Report: Most People Don’t Want Online Tracking Even If It Means Relevant Ads Or Savings
Get ready marketers: a credible new report with sweeping implications from the University of Pennsylvania and UC Berkeley is likely to be the nail in the coffin of self regulation of online advertising. Specifically I’m talking about behavioral targeting, which largely concerns online display advertising but does marginally touch search at Yahoo and Google. The […]
Get ready marketers: a credible new report with sweeping implications from the University of Pennsylvania and UC Berkeley is likely to be the nail in the coffin of self regulation of online advertising. Specifically I’m talking about behavioral targeting, which largely concerns online display advertising but does marginally touch search at Yahoo and Google.
The NY Times discussed the report, released today:
The study’s authors hired a survey company to conduct interviews with 1,000 adult Internet users. The interview, which lasted about 20 minutes, included questions like “Please tell me whether or not you want the Web sites you visit to give you discounts that are tailored to your interests.” The results were later adjusted to reflect Census Bureau patterns in categories like sex, age, population density and telephone usage.
Tailored ads in general did not appeal to 66 percent of respondents. Then the respondents were told about different ways companies tailor ads: by following what someone does on the company’s site, on other sites and in offline places like stores.
The respondents’ aversion to tailored ads increased once they learned about targeting methods. In addition to the original 66 percent that said tailored ads were “not O.K.,” an additional 7 percent said such ads were not O.K. when they were tracked on the site. An additional 18 percent said it was not O.K. when they were tracked via other Web sites, and an additional 20 percent said it was not O.K. when they were tracked offline.
Lawmakers have been ready to regulate “behavioral advertising” for some time and the FTC has signaled that it did not believe marketers were doing a good enough job with self regulation. However, the new economic and political climate, more favorable toward regulation, combined with public frustration and anger generally have set the stage for regulation of some kind.
Search will largely be exempted because of the way it works — keyword matching rather than data mining — although the search engines’ data retention policies are implicated by the report (which I quote a bit more fully on my blog). Yahoo is using search queries as part of its behavioral targeting and Google not long ago implemented “Interest Based Advertising,” a euphemism for behavioral targeting.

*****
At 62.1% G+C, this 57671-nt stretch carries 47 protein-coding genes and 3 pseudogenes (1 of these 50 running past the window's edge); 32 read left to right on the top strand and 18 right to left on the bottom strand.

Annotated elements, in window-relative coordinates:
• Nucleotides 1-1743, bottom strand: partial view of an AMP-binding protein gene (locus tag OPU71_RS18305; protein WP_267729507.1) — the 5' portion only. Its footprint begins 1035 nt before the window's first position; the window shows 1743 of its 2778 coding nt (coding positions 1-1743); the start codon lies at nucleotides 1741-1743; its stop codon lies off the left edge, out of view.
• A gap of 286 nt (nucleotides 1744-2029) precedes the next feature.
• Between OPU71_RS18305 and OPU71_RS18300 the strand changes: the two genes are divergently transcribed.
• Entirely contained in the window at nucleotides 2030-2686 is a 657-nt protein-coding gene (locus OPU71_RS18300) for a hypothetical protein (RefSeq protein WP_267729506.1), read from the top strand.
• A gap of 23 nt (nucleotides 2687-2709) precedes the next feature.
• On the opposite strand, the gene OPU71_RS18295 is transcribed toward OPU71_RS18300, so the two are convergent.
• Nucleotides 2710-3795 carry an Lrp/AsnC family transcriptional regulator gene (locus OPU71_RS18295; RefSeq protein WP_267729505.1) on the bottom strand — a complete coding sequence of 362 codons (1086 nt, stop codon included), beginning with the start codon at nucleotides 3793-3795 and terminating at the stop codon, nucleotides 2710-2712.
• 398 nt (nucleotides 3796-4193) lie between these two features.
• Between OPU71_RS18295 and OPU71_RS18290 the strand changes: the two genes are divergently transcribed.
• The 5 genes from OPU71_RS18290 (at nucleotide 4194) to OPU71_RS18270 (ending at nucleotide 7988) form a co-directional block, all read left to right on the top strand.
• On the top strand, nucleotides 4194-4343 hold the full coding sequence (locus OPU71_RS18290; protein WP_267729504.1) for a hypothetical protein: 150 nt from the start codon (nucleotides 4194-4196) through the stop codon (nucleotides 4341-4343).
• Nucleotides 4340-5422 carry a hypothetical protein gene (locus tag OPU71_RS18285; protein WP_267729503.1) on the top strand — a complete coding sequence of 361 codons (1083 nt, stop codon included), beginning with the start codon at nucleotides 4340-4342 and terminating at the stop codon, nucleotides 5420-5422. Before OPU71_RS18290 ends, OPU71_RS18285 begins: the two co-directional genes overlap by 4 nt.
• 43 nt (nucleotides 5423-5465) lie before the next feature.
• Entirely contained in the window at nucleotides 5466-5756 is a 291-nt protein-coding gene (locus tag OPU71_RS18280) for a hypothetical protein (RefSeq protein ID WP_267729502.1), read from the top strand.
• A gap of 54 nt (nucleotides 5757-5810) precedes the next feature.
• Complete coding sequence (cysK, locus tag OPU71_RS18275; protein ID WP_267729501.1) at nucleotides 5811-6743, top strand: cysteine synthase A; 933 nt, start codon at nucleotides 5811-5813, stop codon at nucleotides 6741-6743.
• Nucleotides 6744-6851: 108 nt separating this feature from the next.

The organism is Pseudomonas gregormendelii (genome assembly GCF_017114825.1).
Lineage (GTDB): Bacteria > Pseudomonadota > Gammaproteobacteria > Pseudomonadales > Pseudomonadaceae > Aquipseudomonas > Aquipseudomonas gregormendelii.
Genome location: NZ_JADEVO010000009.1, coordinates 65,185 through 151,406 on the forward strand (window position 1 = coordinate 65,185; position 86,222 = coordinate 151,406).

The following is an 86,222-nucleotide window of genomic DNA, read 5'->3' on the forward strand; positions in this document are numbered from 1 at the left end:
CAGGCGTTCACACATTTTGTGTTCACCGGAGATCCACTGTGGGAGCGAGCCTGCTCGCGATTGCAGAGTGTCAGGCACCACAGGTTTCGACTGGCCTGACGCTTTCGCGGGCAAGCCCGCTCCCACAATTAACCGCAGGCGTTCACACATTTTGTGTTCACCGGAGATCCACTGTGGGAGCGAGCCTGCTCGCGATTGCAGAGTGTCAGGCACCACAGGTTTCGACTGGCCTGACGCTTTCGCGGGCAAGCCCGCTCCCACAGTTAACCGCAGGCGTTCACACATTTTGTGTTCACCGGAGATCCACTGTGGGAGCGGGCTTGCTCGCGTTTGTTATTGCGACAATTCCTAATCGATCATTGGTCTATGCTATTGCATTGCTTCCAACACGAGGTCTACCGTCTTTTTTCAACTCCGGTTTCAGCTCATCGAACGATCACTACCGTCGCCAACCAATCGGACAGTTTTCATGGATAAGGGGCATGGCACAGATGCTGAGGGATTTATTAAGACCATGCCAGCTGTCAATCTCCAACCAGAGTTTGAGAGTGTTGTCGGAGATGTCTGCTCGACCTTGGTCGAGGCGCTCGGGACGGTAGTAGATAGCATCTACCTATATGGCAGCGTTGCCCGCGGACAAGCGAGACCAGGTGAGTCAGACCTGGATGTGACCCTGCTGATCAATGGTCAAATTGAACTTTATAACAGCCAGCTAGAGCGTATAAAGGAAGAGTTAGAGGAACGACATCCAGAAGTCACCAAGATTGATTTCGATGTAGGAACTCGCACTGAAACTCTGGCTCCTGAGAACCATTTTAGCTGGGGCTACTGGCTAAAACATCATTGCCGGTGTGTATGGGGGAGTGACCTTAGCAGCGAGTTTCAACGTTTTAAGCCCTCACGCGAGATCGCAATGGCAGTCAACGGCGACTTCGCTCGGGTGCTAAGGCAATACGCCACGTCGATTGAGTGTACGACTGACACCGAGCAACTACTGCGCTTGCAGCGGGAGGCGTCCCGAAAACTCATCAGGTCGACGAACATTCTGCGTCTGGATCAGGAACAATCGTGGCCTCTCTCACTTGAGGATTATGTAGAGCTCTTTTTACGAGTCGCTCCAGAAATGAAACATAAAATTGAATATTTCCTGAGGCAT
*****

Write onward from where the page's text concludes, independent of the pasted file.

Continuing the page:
However, Google’s privacy and preferences management could become a kind of model in some new regulatory regime.
Very soon lawmakers will introduce legislation to more aggressively protect consumer privacy. One member of Congress, Rick Boucher of Virginia, recently wrote:
Because consumers need an assured level of control over the collection, use and sharing of information about them, a statute providing those assurances is now called for. That goal should be achieved by legislation, which reflects best industry practices and requires that they be followed by all websites that collect information from Internet users. Legislation assuring Internet users that their online experience is more secure will be a driver of greater levels of Internet uses such as e-commerce, not a hindrance to them.
In my view all this points to “when” rather than “if” and the question is: what disclosure and data management burdens will imposed on marketers and publishers? As I said, I think search will largely be unaffected but display could be profoundly affected.
If people are required to be given an “up front” opportunity to “opt-out” of targeting a majority likely will: “Tailored ads in general did not appeal to 66 percent of respondents.”